“Yes.” He tossed back the ruby wine in his glass. “And, by accounts, my uncle felt that, together, we should produce a fine one. He said as much in the will.” His speculative glance made her cheeks burn hotter.
“He did?” Her voice wobbled. She swallowed, and said determinedly, “I shall need time to give this er — proposal — a considerable amount of thought.”
His eyes twinkled with amusement. “I thought you said you were quite stubborn.”
“Do you want me to consider it or not?”
His mouth twitched as he tried to stifle a laugh. “I do indeed wish you to consider it.”
“Then I shall,” she said dropping her gaze. Had she sounded composed? A woman not to be trifled with? If she didn’t look at him it helped.
And here is another in Lord Robert’s point of view:
Robert strode up and down the cobbled courtyard in the cool air, his cheroot glowing in the dark. Being cramped in a carriage all day long didn’t suit his constitution. He grudgingly admitted that Charity’s lightness of spirit and her ability to cut through to the core of things made her company more pleasant than he expected. But he still felt thoroughly put out by what had been foisted on him. He yawned, hoping that stretching his legs would tire him. It was surprisingly difficult to sleep with the knowledge that his new wife was in bed a few steps away over the corridor. He should just go right in there and put this nonsense to an end. Deflower an unwilling virgin in an inn? What if she cried? She didn’t even have her maid to assist her.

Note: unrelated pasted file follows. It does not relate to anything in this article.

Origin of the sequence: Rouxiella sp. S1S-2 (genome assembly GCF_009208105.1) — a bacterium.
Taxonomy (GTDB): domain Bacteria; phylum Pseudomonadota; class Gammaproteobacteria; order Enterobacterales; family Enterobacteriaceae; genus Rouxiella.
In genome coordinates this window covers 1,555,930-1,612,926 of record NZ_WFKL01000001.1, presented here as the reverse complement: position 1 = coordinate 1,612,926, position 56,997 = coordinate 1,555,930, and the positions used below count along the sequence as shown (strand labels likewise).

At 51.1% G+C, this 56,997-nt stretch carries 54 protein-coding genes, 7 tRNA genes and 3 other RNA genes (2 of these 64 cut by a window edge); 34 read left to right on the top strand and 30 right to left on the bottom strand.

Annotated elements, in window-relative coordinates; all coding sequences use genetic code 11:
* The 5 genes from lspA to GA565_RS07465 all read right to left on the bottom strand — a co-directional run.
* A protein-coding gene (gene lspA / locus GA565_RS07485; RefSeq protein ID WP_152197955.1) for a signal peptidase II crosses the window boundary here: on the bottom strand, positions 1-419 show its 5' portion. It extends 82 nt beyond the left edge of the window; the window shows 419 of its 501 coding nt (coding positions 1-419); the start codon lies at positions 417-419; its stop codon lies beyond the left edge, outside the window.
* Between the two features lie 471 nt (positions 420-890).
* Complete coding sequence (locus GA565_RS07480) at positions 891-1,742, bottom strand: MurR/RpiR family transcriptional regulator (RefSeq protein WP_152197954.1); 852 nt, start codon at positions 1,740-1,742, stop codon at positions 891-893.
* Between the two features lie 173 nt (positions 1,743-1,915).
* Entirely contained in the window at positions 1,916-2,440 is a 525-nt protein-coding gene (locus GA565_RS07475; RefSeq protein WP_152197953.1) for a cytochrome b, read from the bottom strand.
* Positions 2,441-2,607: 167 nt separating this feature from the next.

Robert shook his head, stamped out the cheroot and made his way back to his room. Life would be more peaceful if he bowed to her wishes. He eased his tight shoulders. Providing her demands were within reason.
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About the author: Maggi Andersen is an Australian author. She lives in the beautiful Southern Highlands of New South Wales with her lawyer husband, their cat and the demanding wildlife. Maggi has two degrees, a BA in English and an MA in Creative Writing. Georgette Heyer, Victoria Holt and Mary Stewart were strong influences on her writing. She began her career when her children left the nest and writes in a variety of genres. Her historical romances are set in the Georgian, Regency and Victorian era.